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Canadian Jazz Fusion & Instrumental Hip Hop outfit BADBADNOTGOOD have shown an impressive amount of progression since their early records, there’s quite a contrast between the likeable-yet-formulaic jazz twists on old school hip hop and Zelda covers in 2011’s BBNG compared to IV’s remarkably mature and ambitious explorations of the Jazz spectrum that borders on experimental. With the addition of multi-instrumentalist Leland Whitty and an impressive selection of featured artists, IV is a welcome expansion of the group’s sound – there’s a healthy input of soul from Sam Herring in “Time Moves Slow”, psychedelic synthesizers from Kaytranada in “Lavender” and understated elegance courtesy of Charlotte Day Wilson in “In Your Eyes”, one of my standout tracks of the year. I love hearing artists take risks to evolve and expand their aesthetic without sacrificing in quality, and in that respect I think BBNG are just hitting their stride.

#12 – Noname – Telefone

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Voices from Chicago filled the hip hop soundscapes this year, with a variety of narratives – amongst them Kanye West, Chance the Rapper, Mick Jenkins, Common, Vic Mensa, Joey Purp… but the Chicagoan who impressed me the most was 25 year old Fatimah Warner, aka Noname, who I had previously heard as ‘Noname Gypsy’ on Chance’s 2012 breakthrough mixtape Acid Rap – even back then her voice stuck out amongst the featured cast, and her rhythmic flow and emotive rhymes have translated perfectly four years later in her debut mixtape Telefone. The production is delicate and charming while retaining Cam O’bi’s trademark fusion of soul, gospel and hip hop, and Noname’s narrative-driven and compelling rhymes about love, death, mortality and abortions are incredibly refreshing to hear in a genre where feminine perspectives are almost nonexistent. Telefone is a definite throwback to the glory days of Lauryn Hill and Erykah Badu, and Noname has already started to fashion a similar legacy in contemporary hip hop.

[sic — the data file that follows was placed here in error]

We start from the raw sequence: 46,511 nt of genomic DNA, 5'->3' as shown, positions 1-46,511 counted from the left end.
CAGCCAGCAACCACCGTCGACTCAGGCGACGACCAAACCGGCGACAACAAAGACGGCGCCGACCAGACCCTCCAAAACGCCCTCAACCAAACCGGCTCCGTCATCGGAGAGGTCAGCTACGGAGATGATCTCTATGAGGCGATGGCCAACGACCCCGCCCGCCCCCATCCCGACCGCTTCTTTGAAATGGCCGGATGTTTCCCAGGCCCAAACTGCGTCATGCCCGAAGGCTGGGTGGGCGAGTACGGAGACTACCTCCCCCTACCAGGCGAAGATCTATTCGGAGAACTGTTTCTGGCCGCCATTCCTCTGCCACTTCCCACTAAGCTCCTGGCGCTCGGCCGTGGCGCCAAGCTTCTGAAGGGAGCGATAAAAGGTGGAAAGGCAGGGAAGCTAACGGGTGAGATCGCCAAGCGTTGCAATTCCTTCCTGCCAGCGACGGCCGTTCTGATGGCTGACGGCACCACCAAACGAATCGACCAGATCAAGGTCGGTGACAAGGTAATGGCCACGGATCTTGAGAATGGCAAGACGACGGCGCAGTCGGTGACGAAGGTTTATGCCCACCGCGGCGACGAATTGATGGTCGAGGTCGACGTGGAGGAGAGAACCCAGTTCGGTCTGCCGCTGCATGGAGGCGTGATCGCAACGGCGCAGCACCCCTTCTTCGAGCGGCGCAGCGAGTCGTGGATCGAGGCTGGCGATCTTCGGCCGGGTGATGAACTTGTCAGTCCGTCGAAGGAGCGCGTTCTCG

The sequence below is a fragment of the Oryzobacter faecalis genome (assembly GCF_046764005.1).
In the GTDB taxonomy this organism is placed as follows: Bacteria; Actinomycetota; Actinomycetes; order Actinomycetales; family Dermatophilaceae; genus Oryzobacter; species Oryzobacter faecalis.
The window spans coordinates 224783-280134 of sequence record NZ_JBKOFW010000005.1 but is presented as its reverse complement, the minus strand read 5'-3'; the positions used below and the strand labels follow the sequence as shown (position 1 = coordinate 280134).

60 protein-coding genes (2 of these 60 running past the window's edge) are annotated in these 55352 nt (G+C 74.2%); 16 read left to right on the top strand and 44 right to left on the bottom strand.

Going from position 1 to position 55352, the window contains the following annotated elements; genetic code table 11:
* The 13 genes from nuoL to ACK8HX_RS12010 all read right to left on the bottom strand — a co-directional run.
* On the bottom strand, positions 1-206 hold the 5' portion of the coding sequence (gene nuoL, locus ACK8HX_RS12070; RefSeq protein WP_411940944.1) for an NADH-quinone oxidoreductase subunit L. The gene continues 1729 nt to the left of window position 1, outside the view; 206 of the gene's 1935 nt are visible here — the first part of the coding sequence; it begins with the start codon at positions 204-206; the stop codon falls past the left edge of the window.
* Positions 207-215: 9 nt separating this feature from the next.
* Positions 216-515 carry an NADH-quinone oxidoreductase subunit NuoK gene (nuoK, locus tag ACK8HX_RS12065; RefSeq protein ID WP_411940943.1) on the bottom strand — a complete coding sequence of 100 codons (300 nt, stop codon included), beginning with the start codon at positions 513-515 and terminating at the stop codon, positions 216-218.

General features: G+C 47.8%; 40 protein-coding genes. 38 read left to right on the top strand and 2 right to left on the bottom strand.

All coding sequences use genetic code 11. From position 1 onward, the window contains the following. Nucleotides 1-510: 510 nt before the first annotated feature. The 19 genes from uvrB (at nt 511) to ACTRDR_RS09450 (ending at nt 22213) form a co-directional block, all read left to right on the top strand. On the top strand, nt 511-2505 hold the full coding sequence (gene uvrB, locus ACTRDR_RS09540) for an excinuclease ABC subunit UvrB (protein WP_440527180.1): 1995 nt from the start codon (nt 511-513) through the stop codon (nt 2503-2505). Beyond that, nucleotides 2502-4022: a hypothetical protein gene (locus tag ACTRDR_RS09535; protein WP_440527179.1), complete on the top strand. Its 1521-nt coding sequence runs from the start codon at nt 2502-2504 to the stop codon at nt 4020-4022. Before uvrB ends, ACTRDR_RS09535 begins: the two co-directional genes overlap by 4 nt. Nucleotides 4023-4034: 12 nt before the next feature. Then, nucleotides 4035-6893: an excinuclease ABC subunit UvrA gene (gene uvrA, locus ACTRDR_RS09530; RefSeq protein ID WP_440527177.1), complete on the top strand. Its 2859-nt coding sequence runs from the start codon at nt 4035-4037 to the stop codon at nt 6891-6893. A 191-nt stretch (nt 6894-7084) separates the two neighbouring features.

#11 – YG – Still Brazy

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During his set at this year’s Coachella festival, Compton rapper YG unveiled the direct and booming anti-Trump political anthem “FDT”, which became a rallying cry during the following months leading into the US election, and generated substantial hype towards his second album Still Brazy. Ditching the established sound of DJ Mustard, YG instead opted for the likes of DJ Swish and jazz artist and producer extraordinaire Terrace Martin to create an incredibly robust album that pays tribute to the West Coast hardcore hip hop scene, incorporating the likes of classic G-Funk and P-Funk with more contemporary Trap influences, perfectly straddling that line between familiar and fresh. Still Brazy also somehow manages to incorporate a diverse array of subject matter – there’s political commentary (“Blacks & Browns”, “The Police Get Away wit Murder”) as well as straight-up bangers (“Twist My Fingaz”, “Why You Always Hatin?”) mixed with paranoid storytelling (“Who Shot Me?”), culminating in what is arguably the most cohesive gangsta rap project this year, from one of Bompton’s finest.

-Karl